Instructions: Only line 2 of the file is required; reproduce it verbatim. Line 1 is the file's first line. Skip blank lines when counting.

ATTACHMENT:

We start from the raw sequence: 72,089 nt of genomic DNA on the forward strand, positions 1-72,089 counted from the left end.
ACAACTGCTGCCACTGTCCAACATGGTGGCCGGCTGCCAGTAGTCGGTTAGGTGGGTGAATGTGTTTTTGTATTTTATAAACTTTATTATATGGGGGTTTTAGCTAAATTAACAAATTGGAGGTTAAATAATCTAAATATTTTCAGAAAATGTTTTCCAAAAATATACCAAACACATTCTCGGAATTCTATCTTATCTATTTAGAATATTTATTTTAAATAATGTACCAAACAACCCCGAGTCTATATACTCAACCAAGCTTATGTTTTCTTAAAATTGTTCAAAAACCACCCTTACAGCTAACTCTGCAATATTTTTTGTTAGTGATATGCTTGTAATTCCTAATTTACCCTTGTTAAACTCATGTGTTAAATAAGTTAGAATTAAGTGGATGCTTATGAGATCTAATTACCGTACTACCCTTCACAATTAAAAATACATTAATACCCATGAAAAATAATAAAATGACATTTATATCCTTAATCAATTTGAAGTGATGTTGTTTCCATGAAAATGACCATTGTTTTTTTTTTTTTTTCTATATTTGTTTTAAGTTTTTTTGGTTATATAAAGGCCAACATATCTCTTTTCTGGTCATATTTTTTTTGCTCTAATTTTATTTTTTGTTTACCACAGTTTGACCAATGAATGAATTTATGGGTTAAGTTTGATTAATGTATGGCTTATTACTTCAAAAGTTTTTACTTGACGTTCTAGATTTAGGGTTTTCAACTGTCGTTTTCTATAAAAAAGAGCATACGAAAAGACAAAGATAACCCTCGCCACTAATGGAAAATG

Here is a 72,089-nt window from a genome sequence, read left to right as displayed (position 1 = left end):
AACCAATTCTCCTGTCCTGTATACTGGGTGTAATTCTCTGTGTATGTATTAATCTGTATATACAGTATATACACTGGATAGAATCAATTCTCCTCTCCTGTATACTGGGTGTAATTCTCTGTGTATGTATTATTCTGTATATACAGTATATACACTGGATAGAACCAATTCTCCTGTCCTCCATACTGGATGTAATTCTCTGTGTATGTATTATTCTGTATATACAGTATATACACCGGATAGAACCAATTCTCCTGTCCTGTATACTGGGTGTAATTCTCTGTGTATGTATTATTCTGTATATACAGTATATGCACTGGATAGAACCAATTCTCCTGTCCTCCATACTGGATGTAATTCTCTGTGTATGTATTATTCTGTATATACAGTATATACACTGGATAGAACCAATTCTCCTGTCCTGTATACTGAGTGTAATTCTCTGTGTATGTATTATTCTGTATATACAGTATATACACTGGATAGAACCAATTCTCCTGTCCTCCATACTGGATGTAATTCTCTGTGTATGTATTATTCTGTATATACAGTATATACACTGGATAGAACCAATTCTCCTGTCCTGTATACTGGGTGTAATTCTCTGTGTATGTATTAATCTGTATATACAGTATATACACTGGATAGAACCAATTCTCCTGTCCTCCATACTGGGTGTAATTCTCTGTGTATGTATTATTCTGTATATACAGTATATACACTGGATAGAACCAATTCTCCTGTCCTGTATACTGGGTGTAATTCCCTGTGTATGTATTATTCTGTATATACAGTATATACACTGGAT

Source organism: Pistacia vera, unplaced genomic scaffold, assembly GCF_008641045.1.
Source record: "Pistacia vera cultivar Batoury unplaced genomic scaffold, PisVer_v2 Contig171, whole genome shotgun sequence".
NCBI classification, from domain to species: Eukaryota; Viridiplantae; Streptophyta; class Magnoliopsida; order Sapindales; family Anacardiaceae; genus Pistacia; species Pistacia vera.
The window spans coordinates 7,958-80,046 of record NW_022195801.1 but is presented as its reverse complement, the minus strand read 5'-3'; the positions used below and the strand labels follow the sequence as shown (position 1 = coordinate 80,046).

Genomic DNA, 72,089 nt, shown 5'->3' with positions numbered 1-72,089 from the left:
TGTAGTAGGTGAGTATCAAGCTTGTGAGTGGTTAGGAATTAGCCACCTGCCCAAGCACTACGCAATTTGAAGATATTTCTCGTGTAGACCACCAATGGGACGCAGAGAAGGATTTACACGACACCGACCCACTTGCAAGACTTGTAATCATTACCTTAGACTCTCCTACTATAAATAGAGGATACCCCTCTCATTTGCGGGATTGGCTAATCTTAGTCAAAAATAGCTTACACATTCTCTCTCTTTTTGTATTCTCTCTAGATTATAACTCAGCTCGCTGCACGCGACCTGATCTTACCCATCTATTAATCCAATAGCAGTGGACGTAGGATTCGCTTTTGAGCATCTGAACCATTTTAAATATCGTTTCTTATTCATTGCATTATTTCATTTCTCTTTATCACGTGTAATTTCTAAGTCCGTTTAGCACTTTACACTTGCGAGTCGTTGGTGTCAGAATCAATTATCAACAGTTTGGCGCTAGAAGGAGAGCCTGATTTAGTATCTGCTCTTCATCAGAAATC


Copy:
ACAACTGCTGCCACTGTCCAACATGGTGGCCGGCTGCCAGTAGTCGGTTAGGTGGGTGAATGTGTTTTTGTATTTTATAAACTTTATTATATGGGGGTTTTAGCTAAATTAACAAATTGGAGGTTAAATAATCTAAATATTTTCAGAAAATGTTTTCCAAAAATATACCAAACACATTCTCGGAATTCTATCTTATCTATTTAGAATATTTATTTTAAATAATGTACCAAACAACCCCGAGTCTATATACTCAACCAAGCTTATGTTTTCTTAAAATTGTTCAAAAACCACCCTTACAGCTAACTCTGCAATATTTTTTGTTAGTGATATGCTTGTAATTCCTAATTTACCCTTGTTAAACTCATGTGTTAAATAAGTTAGAATTAAGTGGATGCTTATGAGATCTAATTACCGTACTACCCTTCACAATTAAAAATACATTAATACCCATGAAAAATAATAAAATGACATTTATATCCTTAATCAATTTGAAGTGATGTTGTTTCCATGAAAATGACCATTGTTTTTTTTTTTTTTTCTATATTTGTTTTAAGTTTTTTTGGTTATATAAAGGCCAACATATCTCTTTTCTGGTCATATTTTTTTTGCTCTAATTTTATTTTTTGTTTACCACAGTTTGACCAATGAATGAATTTATGGGTTAAGTTTGATTAATGTATGGCTTATTACTTCAAAAGTTTTTACTTGACGTTCTAGATTTAGGGTTTTCAACTGTCGTTTTCTATAAAAAAGAGCATACGAAAAGACAAAGATAACCCTCGCCACTAATGGAAAATG